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Dodgers Web musings: The sinking payroll (videos)

January 18, 2012 |  2:17 pm

It was there at the bottom of The Times' Bill Shaikin story Tuesday about the Dodgers signing Andre Ethier and James Loney to one-year deals, and the news of the arbitration figures submitted by the team and Clayton Kershaw.

"If Kershaw and the Dodgers split the difference in their proposals, the team would be likely to open the season with a 25-man roster earning about $92 million.

"The Angels are expected to open the season with a 25-man roster earning about $150 million."

That’s a huge ouch, and if hardly unexpected, still stunning. That’s a $58-million difference for two teams separated by a 30-mile stretch of the Golden State Freeway. And it's a good $5 to $10 million less than last year's Dodger payroll.

One team is on the rise, the other in limbo. One committed to winning, the other in bankruptcy court.

Also on the Web:

— ESPN/LA’s Ramona Shelburne looks at why there is so much more interest in purchasing the Dodgers now than in 2004.

— Clayton and Ellen Kershaw’s new book "Arise" earned plenty of attention. Here’s a Web interview with the two from MLB.com.

  

And here are several stories on the young couple, their book and effort to build an orphanage in Africa: Tim Brown of Yahoo Sports, Ken Gurnick at Dodgers.com, Mike Martinez at Fox Sports West and Shelburne at ESPN/LA.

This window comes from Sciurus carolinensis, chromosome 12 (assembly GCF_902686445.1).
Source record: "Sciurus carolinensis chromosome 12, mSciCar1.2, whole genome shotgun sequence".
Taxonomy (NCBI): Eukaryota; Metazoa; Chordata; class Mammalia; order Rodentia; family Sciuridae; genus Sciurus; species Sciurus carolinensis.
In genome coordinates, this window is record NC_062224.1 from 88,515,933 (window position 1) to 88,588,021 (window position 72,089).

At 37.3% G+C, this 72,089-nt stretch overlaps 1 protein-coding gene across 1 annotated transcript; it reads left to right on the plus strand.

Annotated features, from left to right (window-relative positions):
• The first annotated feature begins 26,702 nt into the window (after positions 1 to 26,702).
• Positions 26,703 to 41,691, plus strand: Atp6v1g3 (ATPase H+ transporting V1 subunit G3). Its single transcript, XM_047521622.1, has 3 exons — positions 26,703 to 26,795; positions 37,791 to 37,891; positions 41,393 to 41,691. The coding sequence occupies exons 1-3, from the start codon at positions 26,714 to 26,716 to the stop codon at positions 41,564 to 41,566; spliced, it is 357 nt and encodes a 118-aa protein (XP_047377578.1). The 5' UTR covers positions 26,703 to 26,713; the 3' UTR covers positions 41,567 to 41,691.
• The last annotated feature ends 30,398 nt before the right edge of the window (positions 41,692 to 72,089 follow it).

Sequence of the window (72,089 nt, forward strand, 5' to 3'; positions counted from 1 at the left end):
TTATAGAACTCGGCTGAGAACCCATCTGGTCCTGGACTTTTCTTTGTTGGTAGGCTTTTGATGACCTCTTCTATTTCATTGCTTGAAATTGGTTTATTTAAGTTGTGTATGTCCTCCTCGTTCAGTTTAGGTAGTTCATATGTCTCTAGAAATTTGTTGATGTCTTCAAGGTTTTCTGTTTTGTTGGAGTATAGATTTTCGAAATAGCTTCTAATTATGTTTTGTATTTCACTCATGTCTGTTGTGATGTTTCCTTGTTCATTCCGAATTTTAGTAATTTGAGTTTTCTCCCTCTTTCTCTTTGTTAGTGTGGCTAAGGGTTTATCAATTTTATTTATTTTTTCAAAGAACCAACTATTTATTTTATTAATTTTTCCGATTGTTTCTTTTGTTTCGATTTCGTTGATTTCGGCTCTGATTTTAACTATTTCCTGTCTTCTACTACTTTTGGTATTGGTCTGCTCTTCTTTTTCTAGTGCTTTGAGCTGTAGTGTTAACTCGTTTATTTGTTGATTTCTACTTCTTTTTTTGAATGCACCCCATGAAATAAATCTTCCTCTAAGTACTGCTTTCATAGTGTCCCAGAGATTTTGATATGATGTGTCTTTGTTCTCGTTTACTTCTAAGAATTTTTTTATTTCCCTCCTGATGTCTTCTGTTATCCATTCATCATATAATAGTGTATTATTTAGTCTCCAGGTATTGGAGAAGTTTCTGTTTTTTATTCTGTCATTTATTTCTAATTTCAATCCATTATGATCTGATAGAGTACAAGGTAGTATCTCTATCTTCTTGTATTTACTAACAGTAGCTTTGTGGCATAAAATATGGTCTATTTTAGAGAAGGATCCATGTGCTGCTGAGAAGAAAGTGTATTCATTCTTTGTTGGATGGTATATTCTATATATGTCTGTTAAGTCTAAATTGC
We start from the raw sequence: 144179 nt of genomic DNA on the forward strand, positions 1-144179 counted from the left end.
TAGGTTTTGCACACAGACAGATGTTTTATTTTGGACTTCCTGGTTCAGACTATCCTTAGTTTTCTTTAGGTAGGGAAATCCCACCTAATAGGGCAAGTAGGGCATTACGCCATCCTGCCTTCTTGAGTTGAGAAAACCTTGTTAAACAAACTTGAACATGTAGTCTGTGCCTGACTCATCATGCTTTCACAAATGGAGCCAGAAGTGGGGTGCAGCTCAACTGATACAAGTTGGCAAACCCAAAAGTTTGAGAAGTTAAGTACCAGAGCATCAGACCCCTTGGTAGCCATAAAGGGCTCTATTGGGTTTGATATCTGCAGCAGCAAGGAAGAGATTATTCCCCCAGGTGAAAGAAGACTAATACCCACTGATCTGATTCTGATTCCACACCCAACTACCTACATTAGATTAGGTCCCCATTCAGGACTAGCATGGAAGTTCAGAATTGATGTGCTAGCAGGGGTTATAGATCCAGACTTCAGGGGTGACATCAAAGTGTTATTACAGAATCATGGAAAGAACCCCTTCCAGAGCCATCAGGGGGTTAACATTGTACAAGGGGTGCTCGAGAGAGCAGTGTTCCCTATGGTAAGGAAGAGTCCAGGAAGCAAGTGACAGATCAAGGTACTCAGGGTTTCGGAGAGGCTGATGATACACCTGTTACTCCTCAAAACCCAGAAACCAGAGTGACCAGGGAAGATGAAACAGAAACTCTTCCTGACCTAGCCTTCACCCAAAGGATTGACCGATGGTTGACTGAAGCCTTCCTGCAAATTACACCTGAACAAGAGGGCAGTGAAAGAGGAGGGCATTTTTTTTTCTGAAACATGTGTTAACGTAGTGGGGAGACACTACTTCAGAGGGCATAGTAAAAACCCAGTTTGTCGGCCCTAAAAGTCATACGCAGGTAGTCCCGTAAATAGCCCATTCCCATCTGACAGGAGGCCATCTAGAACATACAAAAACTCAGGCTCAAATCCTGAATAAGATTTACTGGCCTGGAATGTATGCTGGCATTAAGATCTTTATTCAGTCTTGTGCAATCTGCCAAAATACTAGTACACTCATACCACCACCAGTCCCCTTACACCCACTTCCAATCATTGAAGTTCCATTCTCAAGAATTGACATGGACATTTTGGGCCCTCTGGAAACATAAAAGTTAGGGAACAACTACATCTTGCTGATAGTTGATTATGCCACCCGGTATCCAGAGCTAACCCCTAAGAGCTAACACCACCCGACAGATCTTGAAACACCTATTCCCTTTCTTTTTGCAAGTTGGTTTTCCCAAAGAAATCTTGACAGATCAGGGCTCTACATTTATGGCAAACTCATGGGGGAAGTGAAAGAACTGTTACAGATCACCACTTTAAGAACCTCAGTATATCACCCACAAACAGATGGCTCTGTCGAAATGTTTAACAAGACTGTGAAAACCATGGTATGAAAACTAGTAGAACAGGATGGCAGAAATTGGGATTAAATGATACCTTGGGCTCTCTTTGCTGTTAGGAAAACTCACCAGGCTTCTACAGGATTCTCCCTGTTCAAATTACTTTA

— LA Observed’s Phil Wallace argues that a top priority for the new owner should be rebuilding a barren farm system.

— MLB.com's Evan Drellich examines how the 10 players listed as the Dodgers' top prospects last spring performed in 2011.

— MLB.com’s Barry Bloom, at Dennis Gilbert’s annual scouts dinner last Saturday, writes that it’s time the Hall of Fame recognized scouts.

— Forbes’ Mike Ozanian examines Rupert Murdoch’s effort to partner up with another buyer on the Dodgers.

And in a video, Ozanian interviews sports attorney Rich Brand, who has worked on media rights deals with several teams, on the value of the Dodgers’ future media-rights deal and what Frank McCourt’s legal agreement with Fox means.

 

— Steve Dilbeck

 

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